1. I can hear the Old Man saying, ‘really, do I have to try this?’ And mum saying ‘Don’t disappoint the child’. Good find though. Wonder what it is like with almonds?

    Liked by 1 person

    • The venison dish sounds like a rather rich stew, and as venison is a very low fat meat, quite a healthy one too – as long as you omit the laurel. I am going to try and make a Ratafia cream, but using almonds. I will let you know how it works – as long as I survive.

      Liked by 1 person

  2. Autism Mom

    Funny, when I read Laurel leaves I pictured bay leaves and so was confused for a few moments! I wasn’t familiar with cherry laurel. Bay laurel grows wild where I live, and I will have to look for the cherry laurel on my morning walks.

    Can’t wait to read about the Ratafia cream using almonds. 🙂

    Liked by 1 person

    • Well, both shrubs originated in southern and eastern Europe. While both have been spread worldwide, the Bay is much more widespread nowadays as it is such a useful culinary plant. I gather from Wikipedia that in North America the Cherry Laurel is sometimes called the English Laurel (though it is no more English than turkeys are Turkish)

      Like

      • Autism Mom

        I wonder which laurel is the one used to crown victors at athletic events.

        Like

      • It was Bay, the scent of the leaves was thought to be health giving, and so linked to the gods. Since it wasn’t until the nineteenth century that it was shown that foul smells did not cause disease.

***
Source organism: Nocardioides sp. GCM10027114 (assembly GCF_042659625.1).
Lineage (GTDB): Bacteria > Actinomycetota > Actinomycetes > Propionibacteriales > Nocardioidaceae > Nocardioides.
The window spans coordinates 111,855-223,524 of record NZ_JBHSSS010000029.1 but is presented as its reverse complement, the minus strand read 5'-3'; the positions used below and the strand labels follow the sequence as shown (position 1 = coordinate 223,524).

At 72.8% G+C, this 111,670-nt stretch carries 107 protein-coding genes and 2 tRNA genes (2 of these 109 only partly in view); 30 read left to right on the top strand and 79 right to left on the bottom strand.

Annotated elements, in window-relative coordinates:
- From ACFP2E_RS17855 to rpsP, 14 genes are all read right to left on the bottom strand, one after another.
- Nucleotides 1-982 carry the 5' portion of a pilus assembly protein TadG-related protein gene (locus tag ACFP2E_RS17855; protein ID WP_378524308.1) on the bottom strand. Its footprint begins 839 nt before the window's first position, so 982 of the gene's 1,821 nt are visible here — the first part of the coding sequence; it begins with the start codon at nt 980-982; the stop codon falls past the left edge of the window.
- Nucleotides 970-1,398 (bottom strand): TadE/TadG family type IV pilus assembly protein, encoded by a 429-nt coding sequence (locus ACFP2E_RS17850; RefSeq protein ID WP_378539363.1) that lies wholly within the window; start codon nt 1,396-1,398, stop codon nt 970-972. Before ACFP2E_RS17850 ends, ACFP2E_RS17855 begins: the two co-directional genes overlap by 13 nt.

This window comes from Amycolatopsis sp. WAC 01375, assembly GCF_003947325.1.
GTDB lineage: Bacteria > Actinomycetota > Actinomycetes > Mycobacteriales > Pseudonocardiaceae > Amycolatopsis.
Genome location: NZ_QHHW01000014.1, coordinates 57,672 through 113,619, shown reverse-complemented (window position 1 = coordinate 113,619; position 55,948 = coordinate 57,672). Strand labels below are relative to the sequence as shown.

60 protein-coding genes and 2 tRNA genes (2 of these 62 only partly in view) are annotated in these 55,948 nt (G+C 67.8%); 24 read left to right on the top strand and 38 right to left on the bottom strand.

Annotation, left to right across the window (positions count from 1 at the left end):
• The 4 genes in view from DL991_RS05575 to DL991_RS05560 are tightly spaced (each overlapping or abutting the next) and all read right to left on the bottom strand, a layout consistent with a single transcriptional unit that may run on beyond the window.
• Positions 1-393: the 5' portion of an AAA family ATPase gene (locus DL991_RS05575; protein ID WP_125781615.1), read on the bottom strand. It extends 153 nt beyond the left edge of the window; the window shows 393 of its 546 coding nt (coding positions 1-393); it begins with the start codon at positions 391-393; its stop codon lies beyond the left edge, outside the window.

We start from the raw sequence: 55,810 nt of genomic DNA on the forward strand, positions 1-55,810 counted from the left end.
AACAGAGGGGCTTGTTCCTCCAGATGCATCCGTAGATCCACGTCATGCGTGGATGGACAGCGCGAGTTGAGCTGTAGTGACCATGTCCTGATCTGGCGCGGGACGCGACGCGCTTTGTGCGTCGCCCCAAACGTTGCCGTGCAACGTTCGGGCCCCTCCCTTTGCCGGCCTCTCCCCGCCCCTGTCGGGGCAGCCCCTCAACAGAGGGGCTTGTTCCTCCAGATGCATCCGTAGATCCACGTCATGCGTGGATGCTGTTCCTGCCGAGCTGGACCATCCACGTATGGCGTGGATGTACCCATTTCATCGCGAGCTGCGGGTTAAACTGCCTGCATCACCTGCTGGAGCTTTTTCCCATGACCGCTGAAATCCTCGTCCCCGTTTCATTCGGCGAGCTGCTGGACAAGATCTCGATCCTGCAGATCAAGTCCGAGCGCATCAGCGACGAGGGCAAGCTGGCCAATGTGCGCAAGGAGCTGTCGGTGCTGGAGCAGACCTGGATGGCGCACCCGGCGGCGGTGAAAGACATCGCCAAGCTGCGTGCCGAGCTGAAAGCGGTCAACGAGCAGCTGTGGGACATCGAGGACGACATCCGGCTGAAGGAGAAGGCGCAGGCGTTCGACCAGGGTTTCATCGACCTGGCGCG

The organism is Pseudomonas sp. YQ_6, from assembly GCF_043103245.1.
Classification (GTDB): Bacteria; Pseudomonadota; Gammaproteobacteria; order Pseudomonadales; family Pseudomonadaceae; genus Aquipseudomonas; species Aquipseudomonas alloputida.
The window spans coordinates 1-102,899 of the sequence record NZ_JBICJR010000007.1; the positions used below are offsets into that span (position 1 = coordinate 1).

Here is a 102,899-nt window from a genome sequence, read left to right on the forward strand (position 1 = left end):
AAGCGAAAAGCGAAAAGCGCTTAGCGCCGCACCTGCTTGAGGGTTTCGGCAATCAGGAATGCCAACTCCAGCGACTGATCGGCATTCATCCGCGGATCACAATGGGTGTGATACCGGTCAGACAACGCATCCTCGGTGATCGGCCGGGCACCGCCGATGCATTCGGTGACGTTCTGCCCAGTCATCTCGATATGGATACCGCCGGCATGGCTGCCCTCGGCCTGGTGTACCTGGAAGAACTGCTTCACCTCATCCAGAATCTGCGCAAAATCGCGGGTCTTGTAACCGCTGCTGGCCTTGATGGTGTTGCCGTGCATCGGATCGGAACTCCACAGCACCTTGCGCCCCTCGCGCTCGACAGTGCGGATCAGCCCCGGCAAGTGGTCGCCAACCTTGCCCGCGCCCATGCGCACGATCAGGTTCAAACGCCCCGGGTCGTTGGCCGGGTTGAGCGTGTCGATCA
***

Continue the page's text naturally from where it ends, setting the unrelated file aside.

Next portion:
It also kept off lightening. This led to a classic school teachers example of a spurious proof. it goes like this;
        The Romans thought that Bay protected the wearer against lightning.
        Roman Emperors wore wreaths of Bay
        No Roman Emperor was ever struck by lightning
        This proves that Bay keeps off lightning

        Like

  3. great recipes not sure the husband or I would survive though as I am not very good at recognising which plant is which! Sorry Gov it was an accident! 🙂

    Liked by 1 person

    • Easy to differentiate the plants, just fold a leaf in half and smell it, there is hardly any scent to a Cherry Laurel, bay on the other hand has a strong, pleasant smell.
      My aunt once picked wild mushrooms and served them up, my uncle was hospitalised and, when someone discovered that he had just increased his life insurance, the police called!
      Happily my uncle recovered and the police realised it was a complete accident.

      Liked by 1 person

  4. Pingback: Historical Reconstruction – A Nice Cup of Tea | The Curious Archaeologist

  5. Pingback: The Dangerous Kitchen, a Charitable Discovery | The Curious Archaeologist

Leave a Reply

Fill in your details below or click an icon to log in:

WordPress.com Logo

You are commenting using your WordPress.com account. Log Out / Change )

Twitter picture

You are commenting using your Twitter account. Log Out / Change )

Facebook photo

You are commenting using your Facebook account. Log Out / Change )

Google+ photo

You are commenting using your Google+ account. Log Out / Change )

Connecting to %s